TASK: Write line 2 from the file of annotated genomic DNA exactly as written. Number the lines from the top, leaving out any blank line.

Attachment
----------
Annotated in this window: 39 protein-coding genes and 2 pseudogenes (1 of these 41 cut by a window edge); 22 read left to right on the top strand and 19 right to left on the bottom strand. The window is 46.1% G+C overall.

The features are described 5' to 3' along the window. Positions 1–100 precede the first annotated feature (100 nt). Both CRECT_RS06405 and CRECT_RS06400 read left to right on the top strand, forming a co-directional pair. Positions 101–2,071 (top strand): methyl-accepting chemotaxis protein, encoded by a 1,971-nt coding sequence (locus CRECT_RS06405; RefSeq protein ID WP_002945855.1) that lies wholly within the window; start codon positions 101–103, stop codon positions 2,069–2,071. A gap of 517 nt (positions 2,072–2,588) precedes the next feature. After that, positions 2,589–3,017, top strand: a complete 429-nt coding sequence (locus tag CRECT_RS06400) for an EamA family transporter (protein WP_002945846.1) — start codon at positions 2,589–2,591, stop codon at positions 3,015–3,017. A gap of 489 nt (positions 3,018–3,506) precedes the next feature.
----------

The features are described 5' to 3' along the window. Positions 1–100 precede the first annotated feature (100 nt). Both CRECT_RS06405 and CRECT_RS06400 read left to right on the top strand, forming a co-directional pair. Positions 101–2,071 (top strand): methyl-accepting chemotaxis protein, encoded by a 1,971-nt coding sequence (locus CRECT_RS06405; RefSeq protein ID WP_002945855.1) that lies wholly within the window; start codon positions 101–103, stop codon positions 2,069–2,071. A gap of 517 nt (positions 2,072–2,588) precedes the next feature. After that, positions 2,589–3,017, top strand: a complete 429-nt coding sequence (locus tag CRECT_RS06400) for an EamA family transporter (protein WP_002945846.1) — start codon at positions 2,589–2,591, stop codon at positions 3,015–3,017. A gap of 489 nt (positions 3,018–3,506) precedes the next feature.